A straight passive *in a fan* will need more thread than a straight passive in the foot because it doesn't travel in a straight line; going around in circles (even if only half) is more thread-consuming (a twisted passive in a fan will use even more). If you're *really* "anal-retentive" (or on a very short string, financially), notice that the fan passives on the outer edges use more thread than those on the inside -- the inside ones make less of a detour than the outer ones. Still, even for the outer fan passives you don't need more than length and a half on a longer project (twice, maximum, on a short -- bookmark type -- one). Or, you can *measure* the path of the outer passive on a single fan, add about 1/8" (for safety), multiply by the number of repeats, and add the "safeguards" (that's what I used to do, early on)

                        Pairs which make honeycombs should be considered as twisted passives -- they travel down in an almost straight line, but with a few more twists on the way. Pairs which make rose ground will differ (depending on the particular "rose" used) as will the ones used for spiders (the bigger the spider, the longer the thread) but, in general, twice the length of the pricking or a bit less (plus all the "safeguards" - leash, breakage, finishing) ought to be sufficient.

                        The real "thread gluttons" are the *workers*... If you can, on your diagram, isolate the worker pair (say, for the fan, or for the cloth/half stitch motifs within), wind 4 times the length of the pricking for that pair, and expect to run short... :) As you progress in your BL, you'll learn that it's possible to swap an "exhausted" worker bobbin for an overwound passive one (one at a time, please <g>), to make all of them reach the end of a project with no more than 6-12" of the thread left.

                        Another "thread glutton" is the weaver of tallies; every time it goes to work, you have to figure 6" of thread *minimum* (more, most often). It's easy to "twiddle" workers in leaf-shaped tallies, which start at a point; somewhat more difficult in square ones.

                        It's relatively easy to estimate how much thread is needed if you're making something in Torchon, where the individual pair paths are fairly obvious. It gets progressively worse as you move to more complex laces (though some are still more "bitchy" than others). Eventually, you'll learn to overwind by just a bit, and that little bit will no longer bother you... :)



                        --------------------------------------------------------------------------------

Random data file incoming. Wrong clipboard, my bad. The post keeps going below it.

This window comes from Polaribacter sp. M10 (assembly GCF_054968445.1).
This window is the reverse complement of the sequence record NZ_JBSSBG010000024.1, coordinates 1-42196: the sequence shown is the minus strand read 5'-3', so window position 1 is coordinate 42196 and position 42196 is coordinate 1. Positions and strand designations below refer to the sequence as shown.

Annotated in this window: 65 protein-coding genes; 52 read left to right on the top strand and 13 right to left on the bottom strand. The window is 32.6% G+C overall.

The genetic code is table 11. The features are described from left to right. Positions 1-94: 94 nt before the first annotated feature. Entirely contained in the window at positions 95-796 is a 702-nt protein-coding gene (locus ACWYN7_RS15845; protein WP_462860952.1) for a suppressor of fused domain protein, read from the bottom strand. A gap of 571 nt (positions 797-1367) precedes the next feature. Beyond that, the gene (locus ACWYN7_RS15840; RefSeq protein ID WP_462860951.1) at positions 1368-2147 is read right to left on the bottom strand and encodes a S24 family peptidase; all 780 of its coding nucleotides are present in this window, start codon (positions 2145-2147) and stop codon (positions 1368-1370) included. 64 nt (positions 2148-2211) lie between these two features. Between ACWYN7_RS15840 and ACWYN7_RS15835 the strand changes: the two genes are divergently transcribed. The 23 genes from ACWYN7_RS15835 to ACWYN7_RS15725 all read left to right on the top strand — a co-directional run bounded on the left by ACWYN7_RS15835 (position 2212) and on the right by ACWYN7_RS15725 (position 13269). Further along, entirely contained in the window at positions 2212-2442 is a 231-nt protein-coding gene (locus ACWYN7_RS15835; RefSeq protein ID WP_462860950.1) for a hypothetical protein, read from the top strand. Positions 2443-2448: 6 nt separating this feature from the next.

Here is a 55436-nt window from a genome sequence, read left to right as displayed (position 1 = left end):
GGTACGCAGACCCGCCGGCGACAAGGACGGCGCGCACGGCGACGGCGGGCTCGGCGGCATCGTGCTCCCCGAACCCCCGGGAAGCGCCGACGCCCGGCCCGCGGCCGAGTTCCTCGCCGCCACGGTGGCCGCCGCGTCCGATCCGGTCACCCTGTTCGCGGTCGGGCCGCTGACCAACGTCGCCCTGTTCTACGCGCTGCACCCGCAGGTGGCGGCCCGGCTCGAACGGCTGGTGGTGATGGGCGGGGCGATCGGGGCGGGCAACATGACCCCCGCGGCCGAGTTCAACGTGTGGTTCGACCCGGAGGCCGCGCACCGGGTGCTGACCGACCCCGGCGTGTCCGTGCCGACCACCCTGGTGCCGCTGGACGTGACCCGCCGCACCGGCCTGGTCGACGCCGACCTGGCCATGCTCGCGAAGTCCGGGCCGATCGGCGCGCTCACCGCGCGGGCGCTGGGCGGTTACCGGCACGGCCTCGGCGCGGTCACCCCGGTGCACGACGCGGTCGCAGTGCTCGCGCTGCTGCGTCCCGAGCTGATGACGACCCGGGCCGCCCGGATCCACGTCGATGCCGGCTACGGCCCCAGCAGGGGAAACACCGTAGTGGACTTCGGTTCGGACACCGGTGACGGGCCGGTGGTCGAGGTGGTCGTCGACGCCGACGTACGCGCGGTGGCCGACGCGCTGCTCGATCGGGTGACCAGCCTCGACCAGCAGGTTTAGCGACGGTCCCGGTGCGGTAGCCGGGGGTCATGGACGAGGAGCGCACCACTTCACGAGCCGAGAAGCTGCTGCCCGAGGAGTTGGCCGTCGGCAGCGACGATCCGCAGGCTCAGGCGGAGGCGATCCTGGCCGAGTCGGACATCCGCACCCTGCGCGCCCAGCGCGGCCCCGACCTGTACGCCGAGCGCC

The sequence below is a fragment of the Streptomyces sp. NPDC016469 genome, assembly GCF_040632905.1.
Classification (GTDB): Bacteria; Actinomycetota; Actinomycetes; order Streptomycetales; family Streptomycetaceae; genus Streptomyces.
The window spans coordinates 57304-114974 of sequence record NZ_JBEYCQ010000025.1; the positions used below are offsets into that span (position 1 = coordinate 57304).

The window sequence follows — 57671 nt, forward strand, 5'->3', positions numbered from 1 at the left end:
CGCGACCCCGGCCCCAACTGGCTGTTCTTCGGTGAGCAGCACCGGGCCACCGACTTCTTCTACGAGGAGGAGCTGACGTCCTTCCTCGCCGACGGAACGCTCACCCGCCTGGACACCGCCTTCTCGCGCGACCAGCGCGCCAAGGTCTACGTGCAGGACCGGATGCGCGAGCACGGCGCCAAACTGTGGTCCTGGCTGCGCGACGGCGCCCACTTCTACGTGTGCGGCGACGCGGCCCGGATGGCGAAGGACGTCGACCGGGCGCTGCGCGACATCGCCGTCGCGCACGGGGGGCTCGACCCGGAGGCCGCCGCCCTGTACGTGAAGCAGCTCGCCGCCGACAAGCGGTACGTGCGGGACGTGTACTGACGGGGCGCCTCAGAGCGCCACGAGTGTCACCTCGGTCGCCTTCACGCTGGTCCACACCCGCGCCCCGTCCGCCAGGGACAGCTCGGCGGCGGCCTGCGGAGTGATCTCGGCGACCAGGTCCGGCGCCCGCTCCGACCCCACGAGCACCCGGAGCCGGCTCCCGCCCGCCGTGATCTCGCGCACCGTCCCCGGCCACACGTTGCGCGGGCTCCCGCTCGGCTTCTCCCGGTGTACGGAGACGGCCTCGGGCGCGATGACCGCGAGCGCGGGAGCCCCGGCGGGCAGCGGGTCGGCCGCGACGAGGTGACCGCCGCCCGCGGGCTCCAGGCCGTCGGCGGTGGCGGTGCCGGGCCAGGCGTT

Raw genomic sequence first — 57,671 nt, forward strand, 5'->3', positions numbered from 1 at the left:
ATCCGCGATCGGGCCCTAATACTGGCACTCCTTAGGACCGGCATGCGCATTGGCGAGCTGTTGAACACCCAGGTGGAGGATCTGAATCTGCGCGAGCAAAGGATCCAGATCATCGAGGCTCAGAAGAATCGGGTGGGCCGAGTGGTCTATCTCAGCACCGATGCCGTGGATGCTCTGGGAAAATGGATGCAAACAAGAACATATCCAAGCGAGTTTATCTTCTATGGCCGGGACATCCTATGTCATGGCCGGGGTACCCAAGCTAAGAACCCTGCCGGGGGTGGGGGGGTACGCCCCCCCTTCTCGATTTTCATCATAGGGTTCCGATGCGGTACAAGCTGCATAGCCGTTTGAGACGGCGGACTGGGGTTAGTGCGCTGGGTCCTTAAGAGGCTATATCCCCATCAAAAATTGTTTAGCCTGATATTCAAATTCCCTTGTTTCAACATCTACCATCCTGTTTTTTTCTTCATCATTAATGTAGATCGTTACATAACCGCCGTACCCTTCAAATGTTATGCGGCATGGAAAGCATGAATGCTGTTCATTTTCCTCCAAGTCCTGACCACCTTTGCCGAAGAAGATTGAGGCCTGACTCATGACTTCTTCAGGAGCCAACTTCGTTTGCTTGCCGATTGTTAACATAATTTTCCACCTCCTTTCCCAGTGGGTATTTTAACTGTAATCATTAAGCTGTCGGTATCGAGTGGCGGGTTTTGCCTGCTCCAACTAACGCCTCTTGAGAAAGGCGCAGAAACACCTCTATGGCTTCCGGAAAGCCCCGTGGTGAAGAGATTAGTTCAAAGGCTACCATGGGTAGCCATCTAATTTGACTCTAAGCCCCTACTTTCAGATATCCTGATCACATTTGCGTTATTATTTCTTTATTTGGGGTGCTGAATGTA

I hope these answers help!

                        Sue

                        suebabbs@...

                        From: Zelda Martin
                        Sent: Monday, February 20, 2012 4:42 PM
                        To: bobbinlace@yahoogroups.com
                        Subject: [bobbinlace] Thread


                        How does one determine the amount of thread needed for a project?
                        Thanks Zelda





                        [Non-text portions of this message have been removed]
                      • Stephanie
                        My solution: I take at least one meter for every bobbin, no matter how short the lacepeace will be!! When I can see there must be more thread I take 2 or 3
                        Message 11 of 22 , Feb 20, 2012
                          My solution: I take at least one meter for every bobbin, no matter how
                          short the lacepeace will be!! When I can see there must be more thread
                          I take 2 or 3 meters per bobbin ....
                          I'd rather have too much thread than come short!! Workers always much
                          more than hanging pairs :-))
                          Stephanie


                          Op 21 feb 2012, om 00:38 heeft Sue Babbs het volgende geschreven:

                          > I know this question has been asked and answered before, and not
                          > having enough time to write a comprehensive answer, I searched
                          > Arachne�s archives and came up with the following:
                          >
                          > Short answer from Beth Marshall:
                          >
                          > There's no definitive method for working out how much thread a
                          > pattern will take - it depends on the stitches being used (passive
                          > threads travel further in a half stitch motif than in a cloth stitch
                          > one, for instance), and whether the workers stay the same throughout
                          > or keep "swapping" to passives.